“I know that I can be a pain in the ass when I’m working,” Heinze told La Nación in January. “It’s true that I like to supervise everything. I like to know everything that’s going on. I want those who work with me to present me with what they’re going to do, but afterwards, I let them do their jobs. I want to know why they do it. Then, if trust is lost, it’s very difficult to regain.”
Sources are split on whether they think Bocanegra and Heinze will be able to form a stable working relationship. The consensus, however, is that success is possible if both Bocanegra and Heinze can change certain aspects of their respective styles of management. Clearly defined roles regarding player personnel will have to be established.
“As long as (Heinze) can choose the players and they deliver on their promises, he’d be in,” said a source in October regarding Heinze’s interest in Atlanta United. “What he demands is professionalism and reliability (from an organization). Just like Bielsa.”
Like Martino, Heinze agreed to a two-year contract with a one-year option. Heinze told reporters in December that honest communication with Eales and Bocanegra, and a mutual respect for each party’s priorities, were fundamental to his decision to accept the Atlanta United job. He added that constant dialogue with Bocanegra would be imperative to the success of this new Atlanta United rebuild.
“There has to be many hours of communication with Carlos, and that’s been happening,” Heinze said.
It was immediately clear that Heinze will have more authority over player personnel decisions than De Boer.
“I have already communicated what I believe is missing from this team, in relation to players that may come to the club,” said Heinze in December. “All of that has been discussed and it’s being worked through.”
For example, in March Heinze told reporters that he had given Bocanegra a list of five center back options. After missing out on River Plate’s Héctor David Martínez, Atlanta targeted Heinze’s former captain at Vélez Sarsfield, Lautaro Giannetti. That deal fell through after Giannetti failed his medical. Alan Franco, 24, was signed from Independiente on April 8.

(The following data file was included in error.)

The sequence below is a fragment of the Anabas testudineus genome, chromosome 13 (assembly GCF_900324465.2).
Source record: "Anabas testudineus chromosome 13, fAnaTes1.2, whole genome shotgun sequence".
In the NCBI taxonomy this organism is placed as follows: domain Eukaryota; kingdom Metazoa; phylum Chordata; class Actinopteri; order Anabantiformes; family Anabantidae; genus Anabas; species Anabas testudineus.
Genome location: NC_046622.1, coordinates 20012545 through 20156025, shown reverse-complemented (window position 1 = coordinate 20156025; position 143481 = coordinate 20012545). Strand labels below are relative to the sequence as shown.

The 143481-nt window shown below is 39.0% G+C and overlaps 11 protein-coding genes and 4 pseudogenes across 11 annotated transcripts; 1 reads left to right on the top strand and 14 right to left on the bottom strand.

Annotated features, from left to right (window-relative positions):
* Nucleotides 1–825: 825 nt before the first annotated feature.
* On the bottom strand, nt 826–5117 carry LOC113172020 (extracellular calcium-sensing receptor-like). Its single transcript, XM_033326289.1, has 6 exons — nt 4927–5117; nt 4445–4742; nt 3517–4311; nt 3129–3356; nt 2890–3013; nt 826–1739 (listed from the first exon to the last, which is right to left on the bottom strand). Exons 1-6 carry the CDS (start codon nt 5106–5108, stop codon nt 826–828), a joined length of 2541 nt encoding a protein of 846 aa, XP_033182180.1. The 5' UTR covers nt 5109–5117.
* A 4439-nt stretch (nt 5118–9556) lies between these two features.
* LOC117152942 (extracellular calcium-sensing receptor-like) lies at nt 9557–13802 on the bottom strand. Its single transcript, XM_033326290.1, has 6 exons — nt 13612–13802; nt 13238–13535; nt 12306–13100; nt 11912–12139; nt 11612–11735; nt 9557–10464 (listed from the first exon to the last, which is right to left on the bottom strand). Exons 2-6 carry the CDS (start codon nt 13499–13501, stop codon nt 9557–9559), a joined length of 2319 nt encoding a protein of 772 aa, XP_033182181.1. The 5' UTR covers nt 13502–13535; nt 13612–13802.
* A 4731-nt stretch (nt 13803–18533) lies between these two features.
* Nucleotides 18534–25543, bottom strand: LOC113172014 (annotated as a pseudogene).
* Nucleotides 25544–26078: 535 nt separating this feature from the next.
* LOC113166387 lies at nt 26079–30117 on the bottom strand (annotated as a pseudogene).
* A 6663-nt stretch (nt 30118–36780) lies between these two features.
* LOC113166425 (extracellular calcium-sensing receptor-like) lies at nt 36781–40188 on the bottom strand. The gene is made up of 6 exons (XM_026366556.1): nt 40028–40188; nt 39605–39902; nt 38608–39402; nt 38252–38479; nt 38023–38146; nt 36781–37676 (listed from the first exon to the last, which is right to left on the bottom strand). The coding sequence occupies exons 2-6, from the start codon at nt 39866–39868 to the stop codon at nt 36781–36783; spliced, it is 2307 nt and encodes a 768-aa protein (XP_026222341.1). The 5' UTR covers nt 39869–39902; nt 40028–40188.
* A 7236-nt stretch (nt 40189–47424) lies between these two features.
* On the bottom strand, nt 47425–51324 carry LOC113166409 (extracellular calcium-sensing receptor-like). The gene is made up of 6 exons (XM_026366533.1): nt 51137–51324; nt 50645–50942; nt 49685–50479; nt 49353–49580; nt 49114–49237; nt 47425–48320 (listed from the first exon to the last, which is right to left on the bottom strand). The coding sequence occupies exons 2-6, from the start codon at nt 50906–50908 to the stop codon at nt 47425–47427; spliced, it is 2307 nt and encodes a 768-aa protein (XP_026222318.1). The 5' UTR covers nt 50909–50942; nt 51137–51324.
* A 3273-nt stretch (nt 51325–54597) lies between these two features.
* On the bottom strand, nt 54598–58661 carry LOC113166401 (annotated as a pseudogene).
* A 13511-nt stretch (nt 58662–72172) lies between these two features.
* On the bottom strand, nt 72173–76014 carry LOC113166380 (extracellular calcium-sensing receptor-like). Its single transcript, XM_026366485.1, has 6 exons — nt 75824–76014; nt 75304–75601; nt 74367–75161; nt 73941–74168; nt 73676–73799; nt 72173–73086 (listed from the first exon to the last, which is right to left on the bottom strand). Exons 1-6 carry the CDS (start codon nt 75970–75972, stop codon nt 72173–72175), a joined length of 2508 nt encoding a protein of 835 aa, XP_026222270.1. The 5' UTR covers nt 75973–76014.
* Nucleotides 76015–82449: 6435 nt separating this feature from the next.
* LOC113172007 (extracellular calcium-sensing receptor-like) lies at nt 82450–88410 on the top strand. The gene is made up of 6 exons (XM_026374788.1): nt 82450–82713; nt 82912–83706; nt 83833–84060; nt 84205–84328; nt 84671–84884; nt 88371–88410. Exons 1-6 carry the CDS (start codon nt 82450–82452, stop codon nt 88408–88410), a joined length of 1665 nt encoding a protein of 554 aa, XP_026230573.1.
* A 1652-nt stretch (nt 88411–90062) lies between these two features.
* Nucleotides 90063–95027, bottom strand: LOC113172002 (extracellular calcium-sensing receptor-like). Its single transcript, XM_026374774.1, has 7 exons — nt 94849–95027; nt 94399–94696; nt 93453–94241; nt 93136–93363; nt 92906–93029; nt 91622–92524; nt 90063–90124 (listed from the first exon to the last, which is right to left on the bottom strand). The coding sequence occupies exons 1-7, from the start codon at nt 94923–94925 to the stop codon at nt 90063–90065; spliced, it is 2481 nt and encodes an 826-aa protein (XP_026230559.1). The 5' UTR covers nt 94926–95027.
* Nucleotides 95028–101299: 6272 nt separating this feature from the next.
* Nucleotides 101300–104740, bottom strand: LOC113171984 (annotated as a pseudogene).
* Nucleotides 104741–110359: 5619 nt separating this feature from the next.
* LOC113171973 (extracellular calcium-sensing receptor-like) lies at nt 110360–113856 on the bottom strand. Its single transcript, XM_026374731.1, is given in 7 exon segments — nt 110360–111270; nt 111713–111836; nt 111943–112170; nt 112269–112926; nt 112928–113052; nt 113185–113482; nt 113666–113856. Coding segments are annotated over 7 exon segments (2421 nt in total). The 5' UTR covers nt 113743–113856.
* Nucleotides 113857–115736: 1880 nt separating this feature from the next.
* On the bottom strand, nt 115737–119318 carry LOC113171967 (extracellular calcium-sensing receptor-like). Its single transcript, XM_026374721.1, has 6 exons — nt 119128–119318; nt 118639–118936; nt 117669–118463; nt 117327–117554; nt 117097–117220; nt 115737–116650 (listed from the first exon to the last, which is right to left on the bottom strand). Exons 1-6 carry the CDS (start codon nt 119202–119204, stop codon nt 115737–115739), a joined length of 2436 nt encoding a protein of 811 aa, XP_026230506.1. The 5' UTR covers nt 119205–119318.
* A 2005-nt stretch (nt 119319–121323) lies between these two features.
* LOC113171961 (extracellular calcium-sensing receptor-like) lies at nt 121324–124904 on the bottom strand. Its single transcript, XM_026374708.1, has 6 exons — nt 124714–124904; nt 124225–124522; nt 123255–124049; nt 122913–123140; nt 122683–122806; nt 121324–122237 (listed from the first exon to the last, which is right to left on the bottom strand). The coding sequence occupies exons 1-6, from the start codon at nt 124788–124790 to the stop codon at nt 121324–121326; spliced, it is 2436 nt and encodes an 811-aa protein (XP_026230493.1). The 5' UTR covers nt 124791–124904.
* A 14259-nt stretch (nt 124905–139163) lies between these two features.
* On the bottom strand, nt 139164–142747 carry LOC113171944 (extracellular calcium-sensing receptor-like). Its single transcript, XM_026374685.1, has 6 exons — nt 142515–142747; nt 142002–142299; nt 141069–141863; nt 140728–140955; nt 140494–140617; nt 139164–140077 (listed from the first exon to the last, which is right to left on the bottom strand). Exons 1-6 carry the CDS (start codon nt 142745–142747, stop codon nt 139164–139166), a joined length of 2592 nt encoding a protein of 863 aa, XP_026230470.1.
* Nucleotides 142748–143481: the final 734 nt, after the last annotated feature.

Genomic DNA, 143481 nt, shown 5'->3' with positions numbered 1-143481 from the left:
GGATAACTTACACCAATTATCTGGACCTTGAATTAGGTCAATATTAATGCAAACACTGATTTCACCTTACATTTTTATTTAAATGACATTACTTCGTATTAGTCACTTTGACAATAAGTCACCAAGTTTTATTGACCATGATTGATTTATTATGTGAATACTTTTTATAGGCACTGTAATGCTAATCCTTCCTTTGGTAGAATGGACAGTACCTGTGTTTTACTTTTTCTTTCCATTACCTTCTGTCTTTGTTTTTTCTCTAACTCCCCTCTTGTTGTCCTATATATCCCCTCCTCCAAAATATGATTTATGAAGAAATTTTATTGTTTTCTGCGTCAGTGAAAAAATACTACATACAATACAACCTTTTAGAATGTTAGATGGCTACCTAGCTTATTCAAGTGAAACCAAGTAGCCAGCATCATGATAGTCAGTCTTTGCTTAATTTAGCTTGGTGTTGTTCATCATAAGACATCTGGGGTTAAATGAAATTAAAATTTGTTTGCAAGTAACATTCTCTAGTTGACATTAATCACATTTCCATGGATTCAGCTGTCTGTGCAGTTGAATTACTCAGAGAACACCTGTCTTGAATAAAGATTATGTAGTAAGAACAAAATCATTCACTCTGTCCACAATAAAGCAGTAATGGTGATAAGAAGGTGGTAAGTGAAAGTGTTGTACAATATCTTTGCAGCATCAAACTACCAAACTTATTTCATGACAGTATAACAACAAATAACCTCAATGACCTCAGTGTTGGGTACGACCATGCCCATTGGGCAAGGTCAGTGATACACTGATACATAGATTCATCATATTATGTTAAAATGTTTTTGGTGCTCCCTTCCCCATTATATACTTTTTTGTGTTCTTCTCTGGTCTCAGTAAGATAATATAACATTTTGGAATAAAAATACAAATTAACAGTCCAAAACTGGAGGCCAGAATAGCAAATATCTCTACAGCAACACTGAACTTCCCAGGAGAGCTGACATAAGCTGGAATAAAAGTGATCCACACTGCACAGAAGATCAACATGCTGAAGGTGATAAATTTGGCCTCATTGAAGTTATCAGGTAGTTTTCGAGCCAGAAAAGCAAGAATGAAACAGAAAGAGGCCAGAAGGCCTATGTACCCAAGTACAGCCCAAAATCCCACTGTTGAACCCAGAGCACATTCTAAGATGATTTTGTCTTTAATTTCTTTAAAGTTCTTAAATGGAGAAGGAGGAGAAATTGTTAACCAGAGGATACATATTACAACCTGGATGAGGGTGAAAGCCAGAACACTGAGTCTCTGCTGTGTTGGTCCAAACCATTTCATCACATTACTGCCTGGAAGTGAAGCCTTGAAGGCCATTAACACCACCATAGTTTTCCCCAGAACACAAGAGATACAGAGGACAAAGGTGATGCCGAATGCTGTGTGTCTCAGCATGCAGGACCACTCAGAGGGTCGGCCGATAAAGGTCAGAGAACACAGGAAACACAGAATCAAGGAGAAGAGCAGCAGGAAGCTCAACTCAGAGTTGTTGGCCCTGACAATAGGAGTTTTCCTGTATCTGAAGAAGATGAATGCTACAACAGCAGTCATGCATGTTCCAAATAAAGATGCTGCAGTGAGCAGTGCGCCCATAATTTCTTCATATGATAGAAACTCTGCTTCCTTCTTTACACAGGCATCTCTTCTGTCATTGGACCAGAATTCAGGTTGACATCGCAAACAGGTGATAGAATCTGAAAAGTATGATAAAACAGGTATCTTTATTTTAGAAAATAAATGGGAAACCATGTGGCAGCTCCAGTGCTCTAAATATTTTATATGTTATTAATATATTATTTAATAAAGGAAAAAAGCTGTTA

Including Franco, four Argentine players have joined Atlanta United since Heinze’s appointment. Santiago Sosa, Franco Ibarra and Lisandro López arrived at the start of the season.
In December Bocanegra reiterated the importance of maintaining open communication with Heinze on key soccer decisions at the club.
“It’s been really good,” said Bocanegra. “Gaby did a really thorough analysis. When we were (in Argentina) in person, we could really dive in deep on the players, talk about the roster, positions we need to strengthen. The nice part was that it was very aligned, which is great. We’ve had a lot of conversations, a lot of communication, and like he said earlier, there’s a lot of stuff on the table, but we’ve been discussing that together.”
As the press conference was coming to a close, a local reporter asked Bocanegra if one could expect a Tata 2.0 version of Atlanta United from Heinze. Bocanegra didn’t mention Martino’s name, but he said that it was unfair to make such a comparison.
“This is Gaby’s team and I think this is something that we have to be mindful of.”
About to read it but transfers that Boca seemed to take the lead on, without Tata's influence, are what set the Club back (and some still are).
Also seems like there were reports that Boca had friction with quality players that eventually saw them move out of ATLUTD.
incredible article. Felipe seems to be a better writer the longer the format.
Athletic has put out some great pieces today on Columbus Crew rebranding, USMNT Gold Cup roster too. Well worth the subscription.
thinking this is going to be a fun summer transfer window
Not sure what everyone on the internet is screaming about on this. Nothing suprising coming out of it.